Cait Weiss

Before we know we are rich, we go to Poor
School. Concrete fields in a parking lot,
we are elementary planets, all, orbiting
a 7-11, its cheeseburgers the sun, their molten
yellow glaze.

Mom says,

            Vanderbilts can do better

than that.

The last time we drive there I am eight, Podge
is six. Mom takes us the back way by the train
tracks where no trains run, past the poorly lit
costume shop with Sexy Doctor-Nurse play
suits we Do Not

Touch. Adults

            Only. By this route, we pass

the best part—
a brown yard with an iron sculpture. Half-man
half-fowl, all nude. We name him Wiener Bird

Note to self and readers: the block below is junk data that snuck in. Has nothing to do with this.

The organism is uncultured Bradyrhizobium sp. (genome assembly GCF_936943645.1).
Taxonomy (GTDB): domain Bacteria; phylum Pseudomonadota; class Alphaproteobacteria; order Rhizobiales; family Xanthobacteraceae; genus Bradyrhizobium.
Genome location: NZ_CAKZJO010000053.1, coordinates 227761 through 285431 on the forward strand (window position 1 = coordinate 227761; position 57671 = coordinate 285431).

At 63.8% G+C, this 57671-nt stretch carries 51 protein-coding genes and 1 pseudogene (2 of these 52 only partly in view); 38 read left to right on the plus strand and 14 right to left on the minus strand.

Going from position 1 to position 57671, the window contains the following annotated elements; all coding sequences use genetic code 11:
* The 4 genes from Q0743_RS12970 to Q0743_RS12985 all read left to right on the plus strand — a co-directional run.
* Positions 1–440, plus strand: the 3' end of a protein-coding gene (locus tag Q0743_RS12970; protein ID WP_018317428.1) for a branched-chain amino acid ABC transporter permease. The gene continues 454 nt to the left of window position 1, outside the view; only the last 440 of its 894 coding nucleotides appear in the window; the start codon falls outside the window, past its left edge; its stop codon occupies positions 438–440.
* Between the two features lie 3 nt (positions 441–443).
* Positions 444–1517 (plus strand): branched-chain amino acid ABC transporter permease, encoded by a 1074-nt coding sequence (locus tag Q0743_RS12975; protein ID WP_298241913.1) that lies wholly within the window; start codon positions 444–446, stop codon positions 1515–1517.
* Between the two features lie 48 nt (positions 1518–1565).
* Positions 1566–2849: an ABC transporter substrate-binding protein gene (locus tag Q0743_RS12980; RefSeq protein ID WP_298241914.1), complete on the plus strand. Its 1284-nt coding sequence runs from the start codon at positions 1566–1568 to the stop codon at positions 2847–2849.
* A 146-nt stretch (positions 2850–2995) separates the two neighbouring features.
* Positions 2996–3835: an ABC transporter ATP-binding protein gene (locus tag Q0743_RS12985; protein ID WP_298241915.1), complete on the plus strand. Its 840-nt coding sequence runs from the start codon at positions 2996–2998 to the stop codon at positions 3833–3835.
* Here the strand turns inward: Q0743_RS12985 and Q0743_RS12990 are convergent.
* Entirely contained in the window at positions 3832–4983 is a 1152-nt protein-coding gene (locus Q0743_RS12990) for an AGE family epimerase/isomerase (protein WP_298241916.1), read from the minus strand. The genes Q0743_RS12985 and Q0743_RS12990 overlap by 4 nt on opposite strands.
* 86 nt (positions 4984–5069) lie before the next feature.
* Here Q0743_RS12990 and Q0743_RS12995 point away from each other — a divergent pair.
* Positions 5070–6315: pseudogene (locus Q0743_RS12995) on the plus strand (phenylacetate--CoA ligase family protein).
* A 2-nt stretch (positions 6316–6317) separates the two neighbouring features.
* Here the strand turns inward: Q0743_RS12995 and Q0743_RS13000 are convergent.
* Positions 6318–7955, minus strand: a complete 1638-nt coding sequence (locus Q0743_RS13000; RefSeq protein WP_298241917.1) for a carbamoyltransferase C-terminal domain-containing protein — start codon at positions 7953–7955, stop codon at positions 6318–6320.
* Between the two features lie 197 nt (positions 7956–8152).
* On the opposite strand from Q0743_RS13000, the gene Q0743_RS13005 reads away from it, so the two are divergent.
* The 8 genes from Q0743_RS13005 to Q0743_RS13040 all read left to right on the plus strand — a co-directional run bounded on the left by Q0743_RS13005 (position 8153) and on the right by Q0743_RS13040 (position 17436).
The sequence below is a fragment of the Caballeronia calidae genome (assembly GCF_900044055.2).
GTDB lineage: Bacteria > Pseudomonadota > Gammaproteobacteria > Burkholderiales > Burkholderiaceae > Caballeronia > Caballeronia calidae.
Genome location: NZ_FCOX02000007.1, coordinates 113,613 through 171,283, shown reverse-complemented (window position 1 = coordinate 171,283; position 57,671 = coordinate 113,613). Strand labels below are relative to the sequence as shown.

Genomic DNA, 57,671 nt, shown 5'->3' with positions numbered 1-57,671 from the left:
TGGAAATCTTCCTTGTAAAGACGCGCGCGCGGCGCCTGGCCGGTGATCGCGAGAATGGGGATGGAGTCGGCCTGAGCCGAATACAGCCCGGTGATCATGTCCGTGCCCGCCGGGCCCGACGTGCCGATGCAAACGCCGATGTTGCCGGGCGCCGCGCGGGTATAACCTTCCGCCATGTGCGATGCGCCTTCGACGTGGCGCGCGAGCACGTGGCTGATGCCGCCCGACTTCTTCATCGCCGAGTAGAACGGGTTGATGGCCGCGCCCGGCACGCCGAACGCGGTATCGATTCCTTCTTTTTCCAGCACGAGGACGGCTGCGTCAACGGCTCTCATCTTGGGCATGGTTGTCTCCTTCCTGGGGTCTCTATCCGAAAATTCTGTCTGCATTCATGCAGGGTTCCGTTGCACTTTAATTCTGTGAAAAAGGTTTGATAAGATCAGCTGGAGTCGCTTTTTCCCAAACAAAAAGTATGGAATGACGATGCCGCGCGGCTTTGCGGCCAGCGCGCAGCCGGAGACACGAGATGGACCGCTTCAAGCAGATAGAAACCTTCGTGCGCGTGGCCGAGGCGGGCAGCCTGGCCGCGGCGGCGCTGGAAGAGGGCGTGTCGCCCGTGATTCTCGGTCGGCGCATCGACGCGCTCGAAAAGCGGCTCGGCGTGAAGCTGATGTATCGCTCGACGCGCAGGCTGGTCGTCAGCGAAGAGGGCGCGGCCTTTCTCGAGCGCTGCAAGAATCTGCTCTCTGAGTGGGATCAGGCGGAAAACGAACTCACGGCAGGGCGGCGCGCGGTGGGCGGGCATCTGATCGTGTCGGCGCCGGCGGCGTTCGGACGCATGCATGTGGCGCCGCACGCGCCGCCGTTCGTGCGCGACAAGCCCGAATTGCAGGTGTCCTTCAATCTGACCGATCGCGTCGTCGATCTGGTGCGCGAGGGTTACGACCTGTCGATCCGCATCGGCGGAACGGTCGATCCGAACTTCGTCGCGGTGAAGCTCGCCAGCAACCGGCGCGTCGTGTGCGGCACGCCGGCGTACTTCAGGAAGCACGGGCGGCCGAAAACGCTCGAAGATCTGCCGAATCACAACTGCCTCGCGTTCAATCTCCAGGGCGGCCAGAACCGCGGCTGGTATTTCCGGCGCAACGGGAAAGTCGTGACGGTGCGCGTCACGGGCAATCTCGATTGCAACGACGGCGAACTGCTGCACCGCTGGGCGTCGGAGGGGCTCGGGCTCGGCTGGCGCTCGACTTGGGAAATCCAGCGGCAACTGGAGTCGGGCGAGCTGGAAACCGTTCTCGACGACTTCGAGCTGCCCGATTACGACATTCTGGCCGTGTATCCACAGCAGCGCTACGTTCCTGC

& so I choose to care for him. His wings
extended, his chest rain-worn, my Bird has no
family. He has

no home,

            no Mom, no Podge, & every


drive I whisper, Here, you can have mine.

Mom tells me I know her better than anyone.
You are my soul mate, she whispers one night.
It is my job to keep this family safe. I hold
my breath

over train tracks.

            A social worker was sent

to my classroom

last week. You can tell me anything, honey,
about your parents.
Stranger, please.
I know my world, how to guard it. You do not
ever stand naked, wings spread, on the street.
Even clothed, it is unsafe to be anything
but iron.

I will never


how to hide.